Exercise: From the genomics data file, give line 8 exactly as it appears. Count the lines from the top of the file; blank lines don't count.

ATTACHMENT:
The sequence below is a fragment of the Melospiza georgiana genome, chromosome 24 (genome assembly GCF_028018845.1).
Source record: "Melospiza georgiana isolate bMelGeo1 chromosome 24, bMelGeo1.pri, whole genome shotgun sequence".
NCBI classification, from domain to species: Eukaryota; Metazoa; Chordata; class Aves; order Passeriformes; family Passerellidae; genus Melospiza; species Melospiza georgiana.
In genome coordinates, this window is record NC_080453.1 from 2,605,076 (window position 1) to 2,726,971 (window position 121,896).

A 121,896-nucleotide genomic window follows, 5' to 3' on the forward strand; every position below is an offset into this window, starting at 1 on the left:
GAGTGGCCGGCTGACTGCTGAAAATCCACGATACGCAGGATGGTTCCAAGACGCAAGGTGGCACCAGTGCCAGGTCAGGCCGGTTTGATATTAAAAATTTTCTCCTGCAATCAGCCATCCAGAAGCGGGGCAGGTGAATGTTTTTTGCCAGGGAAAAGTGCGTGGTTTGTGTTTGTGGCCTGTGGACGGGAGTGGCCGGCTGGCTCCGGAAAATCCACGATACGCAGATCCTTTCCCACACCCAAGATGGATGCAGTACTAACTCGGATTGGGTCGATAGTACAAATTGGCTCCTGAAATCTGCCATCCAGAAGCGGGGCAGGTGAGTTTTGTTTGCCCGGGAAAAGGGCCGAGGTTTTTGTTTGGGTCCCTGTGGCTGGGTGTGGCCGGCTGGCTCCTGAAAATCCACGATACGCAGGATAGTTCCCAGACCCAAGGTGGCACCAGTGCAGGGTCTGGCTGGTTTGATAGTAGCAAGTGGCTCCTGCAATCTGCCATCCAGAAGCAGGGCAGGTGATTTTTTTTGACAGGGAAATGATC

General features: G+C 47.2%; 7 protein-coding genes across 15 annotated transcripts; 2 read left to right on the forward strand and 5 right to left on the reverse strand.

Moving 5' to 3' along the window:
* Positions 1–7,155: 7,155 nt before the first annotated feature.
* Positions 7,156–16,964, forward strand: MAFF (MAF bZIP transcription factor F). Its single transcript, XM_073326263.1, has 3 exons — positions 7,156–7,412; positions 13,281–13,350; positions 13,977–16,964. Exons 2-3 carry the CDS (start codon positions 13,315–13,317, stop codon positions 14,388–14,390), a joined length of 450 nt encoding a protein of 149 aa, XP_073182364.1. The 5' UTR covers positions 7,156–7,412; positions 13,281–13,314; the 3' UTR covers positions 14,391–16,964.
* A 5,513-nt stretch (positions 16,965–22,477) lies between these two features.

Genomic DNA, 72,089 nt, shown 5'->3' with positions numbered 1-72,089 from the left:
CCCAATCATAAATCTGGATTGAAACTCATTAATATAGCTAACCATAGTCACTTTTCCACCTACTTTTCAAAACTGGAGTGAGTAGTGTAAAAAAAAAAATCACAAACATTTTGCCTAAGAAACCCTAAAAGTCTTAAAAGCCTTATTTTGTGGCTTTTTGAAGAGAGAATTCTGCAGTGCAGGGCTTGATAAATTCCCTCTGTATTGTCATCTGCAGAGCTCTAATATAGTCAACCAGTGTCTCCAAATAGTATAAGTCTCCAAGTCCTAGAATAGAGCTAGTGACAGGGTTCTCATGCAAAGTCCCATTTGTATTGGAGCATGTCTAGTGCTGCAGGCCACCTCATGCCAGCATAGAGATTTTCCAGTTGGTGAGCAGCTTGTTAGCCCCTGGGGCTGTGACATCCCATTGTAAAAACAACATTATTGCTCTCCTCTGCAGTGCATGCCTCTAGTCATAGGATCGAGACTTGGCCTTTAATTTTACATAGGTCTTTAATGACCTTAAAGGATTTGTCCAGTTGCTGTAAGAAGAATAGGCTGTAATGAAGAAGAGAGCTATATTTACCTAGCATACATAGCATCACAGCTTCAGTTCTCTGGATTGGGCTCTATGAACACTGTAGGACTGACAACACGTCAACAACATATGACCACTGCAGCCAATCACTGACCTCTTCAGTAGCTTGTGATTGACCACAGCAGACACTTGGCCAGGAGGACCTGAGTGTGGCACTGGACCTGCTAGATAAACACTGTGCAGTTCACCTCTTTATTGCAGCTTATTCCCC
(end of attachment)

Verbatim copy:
Moving 5' to 3' along the window: